Wheat field

Journey to the Manger – Winnowing

His Winnowing Fork Is in His Hand

 “I baptize you with water for repentance, but one who is more powerful than I is coming after me; I am not worthy to carry his sandals. He will baptize you with the Holy Spirit and fire. 12 His winnowing fork is in his hand, and he will clear his threshing floor and will gather his wheat into the granary; but the chaff he will burn with unquenchable fire.”

Matthew 3:11-12 (New Revised Standard Version)
Farmer winnowing tef in Bochessa, Ethiopia
Farmer winnowing tef in Bochessa, Ethiopia

John the Baptist and the Other Prophets

This passage from the Gospel of St. Matthew is an excerpt from the readings for the 2nd Sunday of Advent, Year A. In this passage, John the Baptist makes his appearance, admonishing the people to repent because the realm of God is at hand. These two verses are part of his words excoriating the Pharisees and Sadducees, calling them a “brood of vipers.” He goes on to say that someone is coming after him with a winnowing fork in his hand.

What is a winnowing fork and what does it mean to winnow? Winnowing is the process of separating wheat grains from their husks. A winnowing fork is used to throw the grains into the air and let the wind do the work of getting rid of the lighter husks while the heavier grains fall back to the ground for recovery. We see the Hebrew prophets repeatedly using winnowing as a metaphor, often in a negative context. God is going to cast people away like chaff (husks) or the enemies of Israel will be scattered like chaff. John the Baptist appears to be following the example of his predecessors when calling out the Pharisees and Sadducees.

Unfortunately, this metaphor is often used as a justification for exclusion, for defining who is “in” and who is “out.” Growing up I was taught that some people were going to be thrown into the fire and burned up like the discarded husks. Usually, this was anyone who wasn’t like us. However, I would like to think about winnowing in a more positive light.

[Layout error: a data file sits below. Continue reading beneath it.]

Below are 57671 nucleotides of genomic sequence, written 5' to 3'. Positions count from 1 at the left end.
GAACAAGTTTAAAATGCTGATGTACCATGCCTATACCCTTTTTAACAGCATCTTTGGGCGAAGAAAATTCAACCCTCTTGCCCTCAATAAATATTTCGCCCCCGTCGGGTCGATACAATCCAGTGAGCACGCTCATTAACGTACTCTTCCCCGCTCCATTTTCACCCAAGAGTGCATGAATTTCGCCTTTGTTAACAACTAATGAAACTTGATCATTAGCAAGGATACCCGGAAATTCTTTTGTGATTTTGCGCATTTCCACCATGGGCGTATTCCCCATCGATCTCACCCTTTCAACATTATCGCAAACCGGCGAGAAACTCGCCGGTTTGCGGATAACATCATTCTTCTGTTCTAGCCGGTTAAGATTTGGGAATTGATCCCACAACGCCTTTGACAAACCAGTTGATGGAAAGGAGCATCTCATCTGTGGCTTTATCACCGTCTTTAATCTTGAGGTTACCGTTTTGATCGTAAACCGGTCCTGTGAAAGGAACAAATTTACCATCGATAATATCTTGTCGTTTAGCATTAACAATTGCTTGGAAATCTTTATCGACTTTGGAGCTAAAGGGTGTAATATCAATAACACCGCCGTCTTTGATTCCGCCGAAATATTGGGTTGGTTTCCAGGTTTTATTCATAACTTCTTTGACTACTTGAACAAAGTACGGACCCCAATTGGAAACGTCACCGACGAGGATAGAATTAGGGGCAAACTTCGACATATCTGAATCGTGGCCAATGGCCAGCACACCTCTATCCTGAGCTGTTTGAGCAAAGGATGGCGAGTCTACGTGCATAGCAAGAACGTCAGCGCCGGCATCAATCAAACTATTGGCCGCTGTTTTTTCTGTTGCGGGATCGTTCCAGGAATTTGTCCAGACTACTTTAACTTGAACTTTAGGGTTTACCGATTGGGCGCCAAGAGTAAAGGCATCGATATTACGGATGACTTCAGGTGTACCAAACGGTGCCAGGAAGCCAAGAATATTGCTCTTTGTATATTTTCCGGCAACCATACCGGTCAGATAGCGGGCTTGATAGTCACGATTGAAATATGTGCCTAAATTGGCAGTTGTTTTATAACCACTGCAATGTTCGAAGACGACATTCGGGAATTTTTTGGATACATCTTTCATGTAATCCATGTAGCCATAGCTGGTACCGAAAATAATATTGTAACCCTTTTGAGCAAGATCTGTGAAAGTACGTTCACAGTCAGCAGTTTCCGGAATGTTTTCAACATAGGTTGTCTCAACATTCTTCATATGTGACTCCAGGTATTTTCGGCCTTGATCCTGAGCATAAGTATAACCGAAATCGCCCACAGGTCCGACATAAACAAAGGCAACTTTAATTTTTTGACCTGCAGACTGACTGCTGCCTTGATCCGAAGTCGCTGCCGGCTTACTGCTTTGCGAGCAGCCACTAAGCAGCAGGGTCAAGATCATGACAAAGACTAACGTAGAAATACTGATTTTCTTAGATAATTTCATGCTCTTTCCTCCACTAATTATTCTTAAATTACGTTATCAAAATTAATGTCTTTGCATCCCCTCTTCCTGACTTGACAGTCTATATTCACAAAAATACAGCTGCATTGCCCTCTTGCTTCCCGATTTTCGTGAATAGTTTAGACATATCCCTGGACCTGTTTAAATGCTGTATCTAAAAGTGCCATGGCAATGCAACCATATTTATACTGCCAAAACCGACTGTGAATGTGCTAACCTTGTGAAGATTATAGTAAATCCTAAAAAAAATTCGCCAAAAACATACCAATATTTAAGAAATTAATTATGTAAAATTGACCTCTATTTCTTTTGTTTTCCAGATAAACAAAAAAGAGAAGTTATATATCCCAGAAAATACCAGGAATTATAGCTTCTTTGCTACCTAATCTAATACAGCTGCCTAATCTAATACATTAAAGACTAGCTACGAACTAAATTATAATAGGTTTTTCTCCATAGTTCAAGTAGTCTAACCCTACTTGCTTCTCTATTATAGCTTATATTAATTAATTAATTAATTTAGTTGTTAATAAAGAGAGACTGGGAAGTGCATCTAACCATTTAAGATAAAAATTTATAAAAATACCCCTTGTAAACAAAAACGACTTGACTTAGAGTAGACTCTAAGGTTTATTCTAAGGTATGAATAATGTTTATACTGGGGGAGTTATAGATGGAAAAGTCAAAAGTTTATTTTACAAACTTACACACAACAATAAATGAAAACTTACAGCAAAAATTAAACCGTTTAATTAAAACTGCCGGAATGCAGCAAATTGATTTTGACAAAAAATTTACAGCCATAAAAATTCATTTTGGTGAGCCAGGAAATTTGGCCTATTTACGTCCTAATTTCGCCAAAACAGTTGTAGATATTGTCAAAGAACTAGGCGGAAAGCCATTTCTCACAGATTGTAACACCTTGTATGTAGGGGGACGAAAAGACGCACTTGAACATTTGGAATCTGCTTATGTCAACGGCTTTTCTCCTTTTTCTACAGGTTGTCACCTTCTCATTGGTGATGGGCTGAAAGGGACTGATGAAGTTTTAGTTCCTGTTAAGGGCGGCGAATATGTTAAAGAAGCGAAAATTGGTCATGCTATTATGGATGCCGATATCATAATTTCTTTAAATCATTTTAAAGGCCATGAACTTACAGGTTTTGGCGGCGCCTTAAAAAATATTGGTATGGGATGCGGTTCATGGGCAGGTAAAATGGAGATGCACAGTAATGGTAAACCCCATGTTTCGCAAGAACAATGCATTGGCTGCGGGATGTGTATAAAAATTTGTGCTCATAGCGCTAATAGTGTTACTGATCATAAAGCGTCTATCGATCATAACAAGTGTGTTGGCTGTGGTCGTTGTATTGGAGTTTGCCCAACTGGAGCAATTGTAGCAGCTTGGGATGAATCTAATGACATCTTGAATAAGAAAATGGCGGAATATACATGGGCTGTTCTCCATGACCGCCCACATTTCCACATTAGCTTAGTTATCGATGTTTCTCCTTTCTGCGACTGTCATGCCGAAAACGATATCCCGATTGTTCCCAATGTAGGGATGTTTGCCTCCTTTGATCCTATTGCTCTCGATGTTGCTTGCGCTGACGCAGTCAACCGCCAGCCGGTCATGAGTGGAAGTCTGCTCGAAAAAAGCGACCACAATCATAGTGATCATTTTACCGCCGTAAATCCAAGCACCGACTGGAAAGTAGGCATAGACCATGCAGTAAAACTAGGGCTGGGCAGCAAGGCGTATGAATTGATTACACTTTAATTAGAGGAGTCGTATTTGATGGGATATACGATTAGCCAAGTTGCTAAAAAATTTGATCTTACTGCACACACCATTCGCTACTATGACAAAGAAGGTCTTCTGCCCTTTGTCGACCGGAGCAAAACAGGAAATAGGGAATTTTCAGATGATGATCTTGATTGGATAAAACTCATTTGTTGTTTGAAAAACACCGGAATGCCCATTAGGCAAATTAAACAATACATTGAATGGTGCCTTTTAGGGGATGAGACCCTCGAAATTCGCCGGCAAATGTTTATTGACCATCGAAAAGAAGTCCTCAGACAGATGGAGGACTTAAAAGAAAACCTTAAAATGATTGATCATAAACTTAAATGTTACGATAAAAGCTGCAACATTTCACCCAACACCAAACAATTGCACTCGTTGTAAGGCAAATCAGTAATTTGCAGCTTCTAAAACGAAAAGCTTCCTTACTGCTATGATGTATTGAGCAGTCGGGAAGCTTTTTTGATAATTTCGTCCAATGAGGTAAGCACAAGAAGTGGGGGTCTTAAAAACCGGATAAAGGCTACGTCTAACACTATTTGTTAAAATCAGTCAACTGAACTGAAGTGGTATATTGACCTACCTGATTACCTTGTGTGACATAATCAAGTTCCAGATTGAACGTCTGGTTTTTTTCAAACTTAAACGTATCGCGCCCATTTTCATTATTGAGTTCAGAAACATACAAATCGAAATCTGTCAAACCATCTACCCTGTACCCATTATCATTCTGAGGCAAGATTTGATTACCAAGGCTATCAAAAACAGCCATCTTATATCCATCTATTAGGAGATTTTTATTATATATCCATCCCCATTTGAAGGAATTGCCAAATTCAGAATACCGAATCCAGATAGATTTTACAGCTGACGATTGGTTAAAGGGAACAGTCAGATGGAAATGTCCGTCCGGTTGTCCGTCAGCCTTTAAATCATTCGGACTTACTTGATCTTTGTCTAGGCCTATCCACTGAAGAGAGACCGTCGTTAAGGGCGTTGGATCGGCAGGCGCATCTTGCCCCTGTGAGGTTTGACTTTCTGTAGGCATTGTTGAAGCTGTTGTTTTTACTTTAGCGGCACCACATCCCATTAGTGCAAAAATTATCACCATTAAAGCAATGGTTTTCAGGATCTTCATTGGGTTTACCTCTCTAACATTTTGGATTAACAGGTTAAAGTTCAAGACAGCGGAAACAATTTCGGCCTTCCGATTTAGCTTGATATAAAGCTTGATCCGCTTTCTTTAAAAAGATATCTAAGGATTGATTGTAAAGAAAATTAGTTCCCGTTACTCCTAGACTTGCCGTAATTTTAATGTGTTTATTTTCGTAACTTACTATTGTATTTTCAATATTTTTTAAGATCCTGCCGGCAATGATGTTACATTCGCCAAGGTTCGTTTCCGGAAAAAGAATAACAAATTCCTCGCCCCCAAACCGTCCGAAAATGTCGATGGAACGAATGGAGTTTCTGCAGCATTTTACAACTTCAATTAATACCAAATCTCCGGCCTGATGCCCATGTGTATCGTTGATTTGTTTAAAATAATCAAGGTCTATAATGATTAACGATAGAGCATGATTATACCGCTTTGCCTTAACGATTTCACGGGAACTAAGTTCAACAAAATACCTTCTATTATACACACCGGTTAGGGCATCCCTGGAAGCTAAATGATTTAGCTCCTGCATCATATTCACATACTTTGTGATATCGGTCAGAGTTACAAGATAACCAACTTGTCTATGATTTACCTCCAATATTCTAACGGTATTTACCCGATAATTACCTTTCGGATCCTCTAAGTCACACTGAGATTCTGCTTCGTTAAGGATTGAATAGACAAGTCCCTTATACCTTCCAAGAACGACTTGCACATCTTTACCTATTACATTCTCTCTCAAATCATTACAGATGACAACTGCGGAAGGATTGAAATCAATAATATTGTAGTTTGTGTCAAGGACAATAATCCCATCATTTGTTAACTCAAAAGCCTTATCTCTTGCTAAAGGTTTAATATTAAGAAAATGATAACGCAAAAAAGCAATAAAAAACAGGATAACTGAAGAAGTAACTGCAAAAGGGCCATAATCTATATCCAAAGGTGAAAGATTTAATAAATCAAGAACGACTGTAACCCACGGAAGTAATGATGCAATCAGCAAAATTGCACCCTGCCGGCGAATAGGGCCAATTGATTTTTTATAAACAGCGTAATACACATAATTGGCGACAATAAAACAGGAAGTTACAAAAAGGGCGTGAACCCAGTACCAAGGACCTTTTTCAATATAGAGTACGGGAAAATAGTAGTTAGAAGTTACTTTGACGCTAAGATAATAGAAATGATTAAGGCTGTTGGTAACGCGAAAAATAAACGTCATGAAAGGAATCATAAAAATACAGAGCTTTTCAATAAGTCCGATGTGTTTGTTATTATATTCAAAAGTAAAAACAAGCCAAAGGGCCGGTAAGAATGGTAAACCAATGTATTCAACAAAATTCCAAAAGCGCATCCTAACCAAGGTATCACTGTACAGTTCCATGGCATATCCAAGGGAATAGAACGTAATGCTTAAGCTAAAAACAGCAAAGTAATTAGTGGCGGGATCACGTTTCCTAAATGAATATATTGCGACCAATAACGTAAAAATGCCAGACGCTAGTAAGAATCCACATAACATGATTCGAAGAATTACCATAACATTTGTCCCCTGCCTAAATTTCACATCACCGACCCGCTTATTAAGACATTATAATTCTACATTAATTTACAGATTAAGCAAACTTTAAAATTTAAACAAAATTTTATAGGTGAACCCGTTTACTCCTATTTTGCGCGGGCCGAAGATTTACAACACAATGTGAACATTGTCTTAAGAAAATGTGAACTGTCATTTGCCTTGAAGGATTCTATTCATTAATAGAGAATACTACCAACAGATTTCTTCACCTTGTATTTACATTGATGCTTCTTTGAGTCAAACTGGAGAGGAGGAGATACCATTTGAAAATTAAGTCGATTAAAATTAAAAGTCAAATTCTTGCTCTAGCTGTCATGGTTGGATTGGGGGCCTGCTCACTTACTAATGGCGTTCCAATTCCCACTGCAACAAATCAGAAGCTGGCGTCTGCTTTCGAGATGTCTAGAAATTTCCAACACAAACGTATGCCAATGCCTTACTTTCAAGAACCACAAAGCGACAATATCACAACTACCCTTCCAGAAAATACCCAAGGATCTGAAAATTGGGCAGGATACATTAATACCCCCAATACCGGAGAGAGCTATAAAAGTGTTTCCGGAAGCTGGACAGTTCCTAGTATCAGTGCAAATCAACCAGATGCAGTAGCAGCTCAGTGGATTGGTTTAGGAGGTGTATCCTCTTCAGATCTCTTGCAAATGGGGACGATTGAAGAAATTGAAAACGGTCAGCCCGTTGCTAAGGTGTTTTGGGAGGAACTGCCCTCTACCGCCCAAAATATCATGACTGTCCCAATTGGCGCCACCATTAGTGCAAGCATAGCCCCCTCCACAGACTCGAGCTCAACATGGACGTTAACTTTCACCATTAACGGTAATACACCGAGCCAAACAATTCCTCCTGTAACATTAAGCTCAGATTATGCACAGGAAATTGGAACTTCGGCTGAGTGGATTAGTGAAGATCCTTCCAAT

Separating the Wheat from the Chaff

Deciding to follow Jesu is not a one-time ecstatic conversion experience. Rather, following Jesu is a conscious, deliberate decision that we make every day, every hour, every minute. Every day, we seek to become more like Jesu. Part of that ongoing process is the shedding of what keeps us bound to old patterns and old ways of living; we need to separate ourselves from the husks. St. Paul says that we should renew our minds (Romans 12:2). In the same letter, St. Paul speaks of laying aside the works of darkness and putting on the armor of light (Romans 13:12). In what sounds a lot like the wisdom of Appalachian matriarchs I grew up around, the Sufi poet Hafiz of Shiraz writes “The Beloved sometimes wants to do us a great favor: Hold us upside down and shake all the nonsense out.” This is a perfect description of winnowing. It’s not a once-and-done sort of thing, but something that happens daily (or more often). The winnowing away of what keeps us from God is a concept we hear about a lot during Lent, but remember that Advent also calls us to examine our lives and renew our relationships with the Divine. It’s often not easy or pain-free, but growth often requires some effort and maybe a little tough love.

For Reflection

Sometimes letting go of the husks in our lives can be painful. What are/have been the husks in your life? What keeps you from following Jesu? What do you need to shed in order to grow spiritually?

Header Image by CANDICE CANDICE from Pixabay
Ethiopian Farmer image by Ryan Kilpatrick, used under Creative Commons License CC BY-ND 2.0

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